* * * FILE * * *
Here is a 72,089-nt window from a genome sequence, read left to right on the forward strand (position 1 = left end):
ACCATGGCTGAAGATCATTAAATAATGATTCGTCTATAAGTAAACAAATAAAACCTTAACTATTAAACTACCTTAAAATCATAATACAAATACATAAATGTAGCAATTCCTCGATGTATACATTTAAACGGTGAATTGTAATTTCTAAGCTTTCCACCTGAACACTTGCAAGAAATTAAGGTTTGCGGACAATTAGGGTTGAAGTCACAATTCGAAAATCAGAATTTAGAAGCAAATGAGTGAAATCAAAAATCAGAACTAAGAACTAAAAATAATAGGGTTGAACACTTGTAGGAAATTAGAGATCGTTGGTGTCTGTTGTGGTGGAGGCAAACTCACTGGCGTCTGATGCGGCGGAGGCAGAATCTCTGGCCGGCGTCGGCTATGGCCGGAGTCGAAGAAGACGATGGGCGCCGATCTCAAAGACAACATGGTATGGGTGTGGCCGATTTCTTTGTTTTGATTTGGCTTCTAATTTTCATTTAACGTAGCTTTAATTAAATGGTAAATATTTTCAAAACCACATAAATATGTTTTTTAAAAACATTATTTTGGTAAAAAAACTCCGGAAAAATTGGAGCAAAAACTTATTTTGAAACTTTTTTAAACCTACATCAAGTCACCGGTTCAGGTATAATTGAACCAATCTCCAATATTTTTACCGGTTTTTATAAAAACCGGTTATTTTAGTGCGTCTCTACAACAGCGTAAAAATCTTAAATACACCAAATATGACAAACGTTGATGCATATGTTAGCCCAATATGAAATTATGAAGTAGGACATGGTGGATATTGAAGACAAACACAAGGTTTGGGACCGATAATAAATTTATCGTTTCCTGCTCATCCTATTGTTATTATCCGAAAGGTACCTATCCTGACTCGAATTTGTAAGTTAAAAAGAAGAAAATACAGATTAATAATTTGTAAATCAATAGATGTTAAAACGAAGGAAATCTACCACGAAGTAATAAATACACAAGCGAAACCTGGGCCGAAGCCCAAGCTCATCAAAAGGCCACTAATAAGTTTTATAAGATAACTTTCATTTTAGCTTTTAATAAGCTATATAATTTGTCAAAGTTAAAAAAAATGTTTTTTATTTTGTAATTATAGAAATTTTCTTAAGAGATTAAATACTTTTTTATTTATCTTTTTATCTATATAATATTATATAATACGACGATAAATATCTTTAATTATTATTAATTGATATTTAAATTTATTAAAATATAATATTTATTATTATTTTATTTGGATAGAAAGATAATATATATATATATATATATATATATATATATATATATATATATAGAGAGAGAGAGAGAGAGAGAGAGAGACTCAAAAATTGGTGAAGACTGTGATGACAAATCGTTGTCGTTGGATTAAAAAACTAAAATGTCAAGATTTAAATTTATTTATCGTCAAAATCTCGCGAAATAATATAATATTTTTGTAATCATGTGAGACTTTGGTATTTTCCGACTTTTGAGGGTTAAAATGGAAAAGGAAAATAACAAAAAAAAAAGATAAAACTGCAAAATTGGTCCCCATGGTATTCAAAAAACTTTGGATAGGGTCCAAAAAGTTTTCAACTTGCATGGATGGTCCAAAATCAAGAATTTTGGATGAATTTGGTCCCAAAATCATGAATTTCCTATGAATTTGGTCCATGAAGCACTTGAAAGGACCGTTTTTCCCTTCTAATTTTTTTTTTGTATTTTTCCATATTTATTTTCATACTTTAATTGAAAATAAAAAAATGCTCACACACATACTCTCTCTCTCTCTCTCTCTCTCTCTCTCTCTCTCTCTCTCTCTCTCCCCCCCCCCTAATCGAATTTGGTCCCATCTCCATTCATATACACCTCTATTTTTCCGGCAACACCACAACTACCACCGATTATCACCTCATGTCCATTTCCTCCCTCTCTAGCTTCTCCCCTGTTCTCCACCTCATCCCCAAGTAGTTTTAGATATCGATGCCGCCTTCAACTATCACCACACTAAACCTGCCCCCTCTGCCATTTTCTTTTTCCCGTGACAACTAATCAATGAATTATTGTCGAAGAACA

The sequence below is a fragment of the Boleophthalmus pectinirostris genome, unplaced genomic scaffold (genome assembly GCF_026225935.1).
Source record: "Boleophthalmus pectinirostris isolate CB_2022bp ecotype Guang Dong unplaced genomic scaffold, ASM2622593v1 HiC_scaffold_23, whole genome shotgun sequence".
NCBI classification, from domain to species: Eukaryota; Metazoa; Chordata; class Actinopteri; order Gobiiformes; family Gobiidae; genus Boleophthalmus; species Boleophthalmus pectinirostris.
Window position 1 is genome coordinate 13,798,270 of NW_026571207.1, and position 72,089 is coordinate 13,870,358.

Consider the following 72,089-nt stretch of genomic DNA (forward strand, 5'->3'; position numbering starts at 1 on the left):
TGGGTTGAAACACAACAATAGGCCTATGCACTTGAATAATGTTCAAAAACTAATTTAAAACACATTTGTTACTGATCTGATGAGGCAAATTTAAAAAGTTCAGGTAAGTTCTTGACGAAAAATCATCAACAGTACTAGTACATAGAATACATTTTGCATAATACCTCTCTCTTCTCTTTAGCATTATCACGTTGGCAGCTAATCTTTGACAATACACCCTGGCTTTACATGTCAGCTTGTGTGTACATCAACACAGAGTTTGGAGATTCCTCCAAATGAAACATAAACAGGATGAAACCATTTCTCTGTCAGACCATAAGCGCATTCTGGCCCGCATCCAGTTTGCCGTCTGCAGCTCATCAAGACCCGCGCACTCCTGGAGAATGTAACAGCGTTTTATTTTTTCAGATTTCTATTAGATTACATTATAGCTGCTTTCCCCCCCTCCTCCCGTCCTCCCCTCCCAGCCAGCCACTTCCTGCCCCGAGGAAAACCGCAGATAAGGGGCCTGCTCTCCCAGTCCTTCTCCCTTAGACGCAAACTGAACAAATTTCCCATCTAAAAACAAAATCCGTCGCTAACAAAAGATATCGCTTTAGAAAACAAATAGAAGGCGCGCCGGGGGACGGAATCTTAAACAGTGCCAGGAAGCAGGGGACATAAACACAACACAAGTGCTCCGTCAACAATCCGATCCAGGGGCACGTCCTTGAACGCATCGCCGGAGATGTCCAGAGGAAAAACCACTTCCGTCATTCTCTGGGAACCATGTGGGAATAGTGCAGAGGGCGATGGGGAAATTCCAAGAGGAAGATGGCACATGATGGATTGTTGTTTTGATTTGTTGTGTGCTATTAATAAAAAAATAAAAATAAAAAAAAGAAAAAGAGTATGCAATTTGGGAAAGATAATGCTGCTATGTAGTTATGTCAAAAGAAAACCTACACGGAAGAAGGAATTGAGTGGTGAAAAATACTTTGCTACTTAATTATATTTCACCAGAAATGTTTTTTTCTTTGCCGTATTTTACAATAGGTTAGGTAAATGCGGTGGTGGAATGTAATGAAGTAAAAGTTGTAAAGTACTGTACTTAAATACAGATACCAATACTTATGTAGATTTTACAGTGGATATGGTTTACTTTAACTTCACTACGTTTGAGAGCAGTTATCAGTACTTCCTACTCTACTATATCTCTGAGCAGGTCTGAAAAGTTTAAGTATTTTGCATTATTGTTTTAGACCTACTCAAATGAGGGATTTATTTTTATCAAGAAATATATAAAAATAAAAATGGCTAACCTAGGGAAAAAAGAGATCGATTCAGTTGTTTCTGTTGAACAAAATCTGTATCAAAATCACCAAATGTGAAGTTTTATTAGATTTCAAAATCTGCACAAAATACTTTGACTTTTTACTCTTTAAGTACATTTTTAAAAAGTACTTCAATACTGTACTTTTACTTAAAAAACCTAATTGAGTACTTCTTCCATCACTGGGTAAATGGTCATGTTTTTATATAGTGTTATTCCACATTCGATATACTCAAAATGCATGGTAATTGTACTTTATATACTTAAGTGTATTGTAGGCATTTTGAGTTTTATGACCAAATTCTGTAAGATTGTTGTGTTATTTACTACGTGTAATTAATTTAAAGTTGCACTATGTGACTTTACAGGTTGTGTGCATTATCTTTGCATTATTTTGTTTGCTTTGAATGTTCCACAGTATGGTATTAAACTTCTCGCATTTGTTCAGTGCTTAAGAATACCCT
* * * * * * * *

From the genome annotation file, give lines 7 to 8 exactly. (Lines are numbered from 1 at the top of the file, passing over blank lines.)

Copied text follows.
Consider the following 72,089-nt stretch of genomic DNA (forward strand, 5'->3'; position numbering starts at 1 on the left):
TGGGTTGAAACACAACAATAGGCCTATGCACTTGAATAATGTTCAAAAACTAATTTAAAACACATTTGTTACTGATCTGATGAGGCAAATTTAAAAAGTTCAGGTAAGTTCTTGACGAAAAATCATCAACAGTACTAGTACATAGAATACATTTTGCATAATACCTCTCTCTTCTCTTTAGCATTATCACGTTGGCAGCTAATCTTTGACAATACACCCTGGCTTTACATGTCAGCTTGTGTGTACATCAACACAGAGTTTGGAGATTCCTCCAAATGAAACATAAACAGGATGAAACCATTTCTCTGTCAGACCATAAGCGCATTCTGGCCCGCATCCAGTTTGCCGTCTGCAGCTCATCAAGACCCGCGCACTCCTGGAGAATGTAACAGCGTTTTATTTTTTCAGATTTCTATTAGATTACATTATAGCTGCTTTCCCCCCCTCCTCCCGTCCTCCCCTCCCAGCCAGCCACTTCCTGCCCCGAGGAAAACCGCAGATAAGGGGCCTGCTCTCCCAGTCCTTCTCCCTTAGACGCAAACTGAACAAATTTCCCATCTAAAAACAAAATCCGTCGCTAACAAAAGATATCGCTTTAGAAAACAAATAGAAGGCGCGCCGGGGGACGGAATCTTAAACAGTGCCAGGAAGCAGGGGACATAAACACAACACAAGTGCTCCGTCAACAATCCGATCCAGGGGCACGTCCTTGAACGCATCGCCGGAGATGTCCAGAGGAAAAACCACTTCCGTCATTCTCTGGGAACCATGTGGGAATAGTGCAGAGGGCGATGGGGAAATTCCAAGAGGAAGATGGCACATGATGGATTGTTGTTTTGATTTGTTGTGTGCTATTAATAAAAAAATAAAAATAAAAAAAAGAAAAAGAGTATGCAATTTGGGAAAGATAATGCTGCTATGTAGTTATGTCAAAAGAAAACCTACACGGAAGAAGGAATTGAGTGGTGAAAAATACTTTGCTACTTAATTATATTTCACCAGAAATGTTTTTTTCTTTGCCGTATTTTACAATAGGTTAGGTAAATGCGGTGGTGGAATGTAATGAAGTAAAAGTTGTAAAGTACTGTACTTAAATACAGATACCAATACTTATGTAGATTTTACAGTGGATATGGTTTACTTTAACTTCACTACGTTTGAGAGCAGTTATCAGTACTTCCTACTCTACTATATCTCTGAGCAGGTCTGAAAAGTTTAAGTATTTTGCATTATTGTTTTAGACCTACTCAAATGAGGGATTTATTTTTATCAAGAAATATATAAAAATAAAAATGGCTAACCTAGGGAAAAAAGAGATCGATTCAGTTGTTTCTGTTGAACAAAATCTGTATCAAAATCACCAAATGTGAAGTTTTATTAGATTTCAAAATCTGCACAAAATACTTTGACTTTTTACTCTTTAAGTACATTTTTAAAAAGTACTTCAATACTGTACTTTTACTTAAAAAACCTAATTGAGTACTTCTTCCATCACTGGGTAAATGGTCATGTTTTTATATAGTGTTATTCCACATTCGATATACTCAAAATGCATGGTAATTGTACTTTATATACTTAAGTGTATTGTAGGCATTTTGAGTTTTATGACCAAATTCTGTAAGATTGTTGTGTTATTTACTACGTGTAATTAATTTAAAGTTGCACTATGTGACTTTACAGGTTGTGTGCATTATCTTTGCATTATTTTGTTTGCTTTGAATGTTCCACAGTATGGTATTAAACTTCTCGCATTTGTTCAGTGCTTAAGAATACCCT